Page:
The holidays are over, but that doesn’t mean January has to be cheer-free. Here are three cookie recipes guaranteed to put a smile on your face this winter.
Peanut butter cup cookies
These cookies are a peanut butter lover’s dream. They feature mini Reese’s Peanut Butter Cups enveloped in sweet peanut buttery cookies. The best part is that they are easy to make and the recipe yields 40 cookies—but don’t be surprised if you still end up eating all these petite treats in one sitting.
1¾ cups all-purpose flour 218g
¼ teaspoon salt 1/8
1 teaspoon baking soda .5tsp
½ cup butter, softened (not melted) 1/4
½ cup white sugar 1/4
½ cup brown sugar 1/4
⅓ cup peanut butter 41g
1 egg, beaten 1/2
½ teaspoon vanilla extract
2 tablespoons milk (I use almond, but feel free to use what you prefer) 1tbsp
40 mini Reese Peanut Butter Cups
Preheat oven to 375F.
Combine flour, salt, and baking soda in a bowl. In a separate bowl combine the softened butter, brown and white sugar, and peanut butter until fluffy. Beat in the egg, vanilla, and milk.
Mix the wet ingredients with the flour mixture.
Form the dough into 40 evenly-sized balls and place them in greased mini muffin tins. Put a mini Reese’s Cup in the centre of each ball of dough.
Bake for eight minutes and place on a cooling rack before serving.
This no-bake cookie recipe is as delicious as it is easy. Oats, chocolate, coconut—what’s not to love? Eat these cookies chilled or devour them while they’re still in the pot!
2 cups sugar
6 tablespoons cocoa
½ cup butter (or dairy free alternative)
½ cup milk (almond or coconut milk work just as well)
½ teaspoon vanilla
1 cup shredded coconut
3 cups oats
Combine sugar, cocoa, butter, and milk in a saucepan. Bring to a boil. Add vanilla. Remove from heat and stir in coconut and oats. Drop by teaspoonfuls onto wax or parchment paper. Enjoy gooey or chilled.
Yields about four-and-a-half dozen. Extra cookies can be frozen for up to six months.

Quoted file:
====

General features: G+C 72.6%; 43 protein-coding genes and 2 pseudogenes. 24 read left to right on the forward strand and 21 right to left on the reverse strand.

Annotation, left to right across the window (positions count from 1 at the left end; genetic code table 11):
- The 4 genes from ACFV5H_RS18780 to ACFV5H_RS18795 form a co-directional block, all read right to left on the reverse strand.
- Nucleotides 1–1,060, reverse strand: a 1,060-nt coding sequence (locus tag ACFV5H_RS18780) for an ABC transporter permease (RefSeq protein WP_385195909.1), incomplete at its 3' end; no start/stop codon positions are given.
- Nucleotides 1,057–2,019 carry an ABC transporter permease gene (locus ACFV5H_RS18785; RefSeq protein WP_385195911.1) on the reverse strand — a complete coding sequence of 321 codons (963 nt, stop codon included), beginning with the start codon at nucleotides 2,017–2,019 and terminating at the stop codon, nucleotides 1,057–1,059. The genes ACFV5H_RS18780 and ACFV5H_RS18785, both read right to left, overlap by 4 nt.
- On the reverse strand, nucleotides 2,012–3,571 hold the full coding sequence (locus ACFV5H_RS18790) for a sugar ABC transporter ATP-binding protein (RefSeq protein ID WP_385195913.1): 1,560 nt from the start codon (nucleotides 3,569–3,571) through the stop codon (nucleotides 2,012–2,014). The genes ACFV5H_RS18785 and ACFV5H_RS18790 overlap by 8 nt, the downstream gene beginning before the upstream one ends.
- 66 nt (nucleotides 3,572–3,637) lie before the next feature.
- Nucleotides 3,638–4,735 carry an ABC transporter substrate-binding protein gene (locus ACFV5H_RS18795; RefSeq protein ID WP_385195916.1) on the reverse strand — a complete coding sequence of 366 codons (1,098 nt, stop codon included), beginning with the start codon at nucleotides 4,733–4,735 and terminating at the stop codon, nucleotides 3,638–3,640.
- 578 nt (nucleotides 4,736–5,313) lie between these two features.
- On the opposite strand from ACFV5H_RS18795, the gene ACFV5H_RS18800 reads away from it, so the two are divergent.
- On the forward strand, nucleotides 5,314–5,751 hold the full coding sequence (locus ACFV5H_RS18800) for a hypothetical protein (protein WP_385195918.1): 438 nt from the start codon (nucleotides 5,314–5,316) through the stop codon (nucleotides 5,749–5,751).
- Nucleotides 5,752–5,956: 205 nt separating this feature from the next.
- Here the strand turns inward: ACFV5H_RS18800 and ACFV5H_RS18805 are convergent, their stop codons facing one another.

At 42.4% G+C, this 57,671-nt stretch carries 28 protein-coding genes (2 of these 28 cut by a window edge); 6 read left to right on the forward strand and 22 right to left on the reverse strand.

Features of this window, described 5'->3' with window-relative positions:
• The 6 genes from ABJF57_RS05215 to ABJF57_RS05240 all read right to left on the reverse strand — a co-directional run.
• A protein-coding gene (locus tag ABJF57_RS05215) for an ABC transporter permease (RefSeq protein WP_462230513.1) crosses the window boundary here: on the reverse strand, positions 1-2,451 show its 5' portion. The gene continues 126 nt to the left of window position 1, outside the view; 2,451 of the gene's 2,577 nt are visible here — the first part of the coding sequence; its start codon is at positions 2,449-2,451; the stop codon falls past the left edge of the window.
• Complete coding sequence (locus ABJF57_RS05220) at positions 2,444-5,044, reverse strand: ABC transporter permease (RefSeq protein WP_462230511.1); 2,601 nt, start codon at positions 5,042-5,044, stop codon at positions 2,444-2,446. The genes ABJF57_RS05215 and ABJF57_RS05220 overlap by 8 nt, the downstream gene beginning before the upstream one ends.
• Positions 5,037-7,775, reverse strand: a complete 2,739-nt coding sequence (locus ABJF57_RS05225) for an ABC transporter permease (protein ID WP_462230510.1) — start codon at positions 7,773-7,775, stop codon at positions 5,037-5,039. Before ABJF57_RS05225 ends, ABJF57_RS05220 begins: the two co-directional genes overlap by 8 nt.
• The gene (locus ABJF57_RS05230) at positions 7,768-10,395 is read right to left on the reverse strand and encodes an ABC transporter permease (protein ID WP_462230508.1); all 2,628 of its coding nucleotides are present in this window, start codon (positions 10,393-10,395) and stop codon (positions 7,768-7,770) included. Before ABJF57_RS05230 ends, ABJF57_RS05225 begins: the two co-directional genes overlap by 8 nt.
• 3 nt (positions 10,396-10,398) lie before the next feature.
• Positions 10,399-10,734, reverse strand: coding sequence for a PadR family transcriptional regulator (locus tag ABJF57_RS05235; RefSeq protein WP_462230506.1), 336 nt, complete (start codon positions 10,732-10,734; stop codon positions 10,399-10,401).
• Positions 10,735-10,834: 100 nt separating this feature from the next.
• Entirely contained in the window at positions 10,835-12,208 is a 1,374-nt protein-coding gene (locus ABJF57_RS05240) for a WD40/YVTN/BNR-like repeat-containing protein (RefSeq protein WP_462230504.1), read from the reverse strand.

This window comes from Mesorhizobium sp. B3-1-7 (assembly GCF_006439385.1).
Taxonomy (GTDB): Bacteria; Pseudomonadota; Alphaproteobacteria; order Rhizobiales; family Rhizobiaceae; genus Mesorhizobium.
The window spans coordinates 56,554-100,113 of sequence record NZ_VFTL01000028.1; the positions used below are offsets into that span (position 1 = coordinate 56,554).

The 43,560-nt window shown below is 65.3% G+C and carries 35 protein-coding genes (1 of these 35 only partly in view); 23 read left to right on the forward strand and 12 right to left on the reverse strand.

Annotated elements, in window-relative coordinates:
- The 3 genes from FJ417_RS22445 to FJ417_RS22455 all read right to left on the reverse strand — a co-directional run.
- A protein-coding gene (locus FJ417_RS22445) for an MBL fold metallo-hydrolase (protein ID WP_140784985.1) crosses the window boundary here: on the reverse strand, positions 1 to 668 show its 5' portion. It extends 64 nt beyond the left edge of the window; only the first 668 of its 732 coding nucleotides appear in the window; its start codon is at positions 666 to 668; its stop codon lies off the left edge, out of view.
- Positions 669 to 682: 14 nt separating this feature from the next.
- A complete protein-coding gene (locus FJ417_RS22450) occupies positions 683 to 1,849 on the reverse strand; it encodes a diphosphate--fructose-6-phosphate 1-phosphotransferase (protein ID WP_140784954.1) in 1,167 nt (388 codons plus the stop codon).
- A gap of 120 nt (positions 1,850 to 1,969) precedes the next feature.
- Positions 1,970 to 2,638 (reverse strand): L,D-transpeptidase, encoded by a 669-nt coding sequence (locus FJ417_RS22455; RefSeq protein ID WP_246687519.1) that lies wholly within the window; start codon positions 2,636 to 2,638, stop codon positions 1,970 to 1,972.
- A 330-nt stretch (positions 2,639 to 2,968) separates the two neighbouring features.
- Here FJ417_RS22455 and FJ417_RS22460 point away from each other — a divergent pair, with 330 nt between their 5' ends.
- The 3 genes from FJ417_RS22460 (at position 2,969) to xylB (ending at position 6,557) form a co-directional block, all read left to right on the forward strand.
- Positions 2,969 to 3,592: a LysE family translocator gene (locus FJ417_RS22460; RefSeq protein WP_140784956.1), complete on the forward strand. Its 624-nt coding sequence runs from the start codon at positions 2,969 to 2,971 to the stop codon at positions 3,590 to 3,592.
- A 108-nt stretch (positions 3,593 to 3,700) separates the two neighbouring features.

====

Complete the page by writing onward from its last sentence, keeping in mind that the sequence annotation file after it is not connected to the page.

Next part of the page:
Grandma Colwell’s Cookies
These tasty cookies are sweet, spongy delights that will have you craving seconds, and thirds… and fourths. They’re part cake, part cookie, and a whole lot of deliciousness.
I’ve successfully made these cookies with gluten-free flour by substituting with a one-to-one gluten-free all purpose blend. The dairy products can also be substituted with vegan margarine and a dairy-free sour cream.
¼ cup butter
¼ cup shortening
1 ½ cups sugar
2 ¾ cups sifted flour
½ teaspoon baking soda
½ teaspoon baking powder
½ teaspoon salt
1 cup sour cream
1 teaspoon vanilla
¼ cup butter (dairy free butter won’t work as well here)
½ teaspoon vanilla
1 cup sifted icing sugar
1 tablespoon hot water
In a large mixing bowl, cream butter, shortening, and sugar until light and smooth. Beat in eggs. If you’re feeling ambitious, sift the flour, baking soda, baking powder, and salt. Add the dry ingredients to the mixing bowl. Then, stir in the sour cream and the vanilla. The dough will be very sticky—this is normal!
Chill the dough for about one hour. This step ensures that the dough will be easier to handle.
Preheat the oven to 425F and place a sheet of parchment paper on a cookie tray.
Drop rounded spoonfuls of dough onto the cookie sheet at least two to two-and-a-half inches apart. You will likely have several batches of cookies to bake.
Bake for about eight minutes, but keep in mind that the cook time will depend on the size of your cookies. Cookies are done when the top is tinged gold and the bottom is a deep golden brown.
While your cookies are baking, make the icing. Melt butter in a saucepan over medium heat. Brown the butter until it is a deep gold, about five minutes. The darker the butter, the more flavour your icing will have.
Once the butter is sufficiently browned, remove from the heat and stir in the icing sugar and vanilla. Then add the hot water. Cool the icing until it becomes spreadable. If it hardens too much before cookies are iced, place the saucepan on low heat for several minutes to soften.
Let the cookies cool completely on a wire rack before icing. Then, enjoy!
Yields 48 cookies (depending how large you make the cookies). Extra cookies can be frozen for up to six months (although who are we kidding; just eat them all!).